The company that makes Activia yogurt and DanActive dairy drink will have to cough up $56 million US to settle a deceptive advertising charge and class-action suit related to the two products.
The products contain beneficial bacteria called probiotics. But both the Federal Trade Commission, and a U.S. District Court found that the probiotics in Dannon's products were not beneficial enough for the company to claim that they would prevent colds or flu, nor relieve irregularity.
While Dannon's ads said the benefits of its products were scientifically proven, the FTC found that Dannon's claims were scientifically proven to be false.
"These types of misleading claims are enough to give consumers indigestion," said FTC chairman Jon Leibowitz.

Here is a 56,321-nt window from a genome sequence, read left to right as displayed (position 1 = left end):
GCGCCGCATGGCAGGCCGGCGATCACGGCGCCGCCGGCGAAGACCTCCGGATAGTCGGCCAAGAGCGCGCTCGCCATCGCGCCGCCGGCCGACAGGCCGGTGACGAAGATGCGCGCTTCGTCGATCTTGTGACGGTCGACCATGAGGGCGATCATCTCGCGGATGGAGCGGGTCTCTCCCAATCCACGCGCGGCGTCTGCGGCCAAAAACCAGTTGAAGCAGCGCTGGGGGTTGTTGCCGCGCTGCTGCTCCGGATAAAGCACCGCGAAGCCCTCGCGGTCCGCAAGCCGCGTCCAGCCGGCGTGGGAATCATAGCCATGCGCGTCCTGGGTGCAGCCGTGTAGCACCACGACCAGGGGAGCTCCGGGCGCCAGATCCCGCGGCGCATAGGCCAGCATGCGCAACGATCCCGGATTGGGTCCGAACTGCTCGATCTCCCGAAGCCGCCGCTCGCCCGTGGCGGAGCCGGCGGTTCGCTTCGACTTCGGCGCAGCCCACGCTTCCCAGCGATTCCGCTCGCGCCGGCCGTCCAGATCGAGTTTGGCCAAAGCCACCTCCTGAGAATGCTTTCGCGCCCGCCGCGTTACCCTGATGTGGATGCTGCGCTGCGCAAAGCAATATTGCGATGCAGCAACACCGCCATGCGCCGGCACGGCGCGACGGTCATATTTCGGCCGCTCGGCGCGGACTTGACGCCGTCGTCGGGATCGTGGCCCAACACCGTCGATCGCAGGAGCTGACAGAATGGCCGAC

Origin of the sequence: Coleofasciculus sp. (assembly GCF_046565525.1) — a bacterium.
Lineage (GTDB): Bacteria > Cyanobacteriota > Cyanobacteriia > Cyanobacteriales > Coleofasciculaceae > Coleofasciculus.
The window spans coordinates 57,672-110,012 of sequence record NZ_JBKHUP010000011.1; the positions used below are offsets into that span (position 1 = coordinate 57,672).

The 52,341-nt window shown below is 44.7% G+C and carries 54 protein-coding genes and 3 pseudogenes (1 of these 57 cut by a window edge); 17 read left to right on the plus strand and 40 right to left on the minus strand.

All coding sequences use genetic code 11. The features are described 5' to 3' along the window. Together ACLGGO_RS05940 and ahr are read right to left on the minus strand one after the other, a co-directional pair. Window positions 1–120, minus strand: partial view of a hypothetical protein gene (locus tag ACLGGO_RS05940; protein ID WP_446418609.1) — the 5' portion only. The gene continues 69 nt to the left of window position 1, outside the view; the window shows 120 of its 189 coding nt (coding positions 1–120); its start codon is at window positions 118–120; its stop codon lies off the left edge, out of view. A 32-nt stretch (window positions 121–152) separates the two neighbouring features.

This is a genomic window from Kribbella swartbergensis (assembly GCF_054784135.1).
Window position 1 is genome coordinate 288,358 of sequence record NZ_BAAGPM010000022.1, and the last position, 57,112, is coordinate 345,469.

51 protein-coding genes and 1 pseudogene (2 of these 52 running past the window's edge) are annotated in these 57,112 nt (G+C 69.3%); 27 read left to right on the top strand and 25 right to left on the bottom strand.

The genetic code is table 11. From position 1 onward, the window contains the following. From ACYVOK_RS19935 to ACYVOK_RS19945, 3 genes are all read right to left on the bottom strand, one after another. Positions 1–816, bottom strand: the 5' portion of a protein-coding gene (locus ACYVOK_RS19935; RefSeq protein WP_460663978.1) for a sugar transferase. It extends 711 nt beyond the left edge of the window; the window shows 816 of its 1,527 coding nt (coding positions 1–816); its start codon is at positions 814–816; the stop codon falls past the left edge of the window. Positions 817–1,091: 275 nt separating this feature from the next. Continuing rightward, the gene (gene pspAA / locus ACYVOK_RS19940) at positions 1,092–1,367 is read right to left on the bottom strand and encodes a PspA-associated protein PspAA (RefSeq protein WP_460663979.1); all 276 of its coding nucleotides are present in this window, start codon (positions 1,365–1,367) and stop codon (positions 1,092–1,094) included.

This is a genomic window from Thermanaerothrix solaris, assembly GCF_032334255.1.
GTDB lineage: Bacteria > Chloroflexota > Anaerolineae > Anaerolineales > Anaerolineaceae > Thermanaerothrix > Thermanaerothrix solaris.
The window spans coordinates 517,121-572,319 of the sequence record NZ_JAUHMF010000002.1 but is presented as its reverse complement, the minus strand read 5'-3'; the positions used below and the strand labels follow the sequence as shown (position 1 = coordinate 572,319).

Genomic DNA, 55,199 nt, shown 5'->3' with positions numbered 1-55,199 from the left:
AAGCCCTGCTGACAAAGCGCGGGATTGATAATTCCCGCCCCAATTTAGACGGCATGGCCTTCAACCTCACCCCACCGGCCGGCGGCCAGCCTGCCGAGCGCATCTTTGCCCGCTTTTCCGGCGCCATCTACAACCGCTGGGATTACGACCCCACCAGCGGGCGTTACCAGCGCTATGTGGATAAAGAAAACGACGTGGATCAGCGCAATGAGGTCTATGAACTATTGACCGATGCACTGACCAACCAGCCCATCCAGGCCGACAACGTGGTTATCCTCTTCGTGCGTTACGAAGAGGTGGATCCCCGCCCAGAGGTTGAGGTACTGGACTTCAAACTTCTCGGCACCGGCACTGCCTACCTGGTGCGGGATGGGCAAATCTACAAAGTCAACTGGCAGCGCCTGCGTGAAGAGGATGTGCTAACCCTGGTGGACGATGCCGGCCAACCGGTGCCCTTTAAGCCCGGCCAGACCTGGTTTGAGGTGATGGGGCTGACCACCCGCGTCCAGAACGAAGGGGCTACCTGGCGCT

'These types of misleading claims are enough to give consumers indigestion.' —Jon Leibowitz, Federal Trade Commission
"Consumers want, and are entitled to, accurate information when it comes to their health. Companies like Dannon shouldn't exaggerate the strength of scientific support for their products."
In order to settle the misleading advertising charge Dannon agreed to pay $21 million to the U.S. government.
It's also prohibited from claiming that any yogurt, dairy drink or probiotic food or drink reduces the likelihood of getting a cold or the flu. It can't claim that Activia yogurt will relieve irregularity, nor can it say that its products will slow intestinal transit time unless it can produce two well-designed human clinical studies that support those claims.
Dannon is also prohibited from misrepresenting the results of any studies or clinical trials.
In the case of the class-action suit, Dannon will pay $35 million into a fund that will be used to pay people who purchased its products based on the false claims. Much of the money will also go to pay legal fees associated with the suit. Any money that is left over will go towards helping feed the hungry.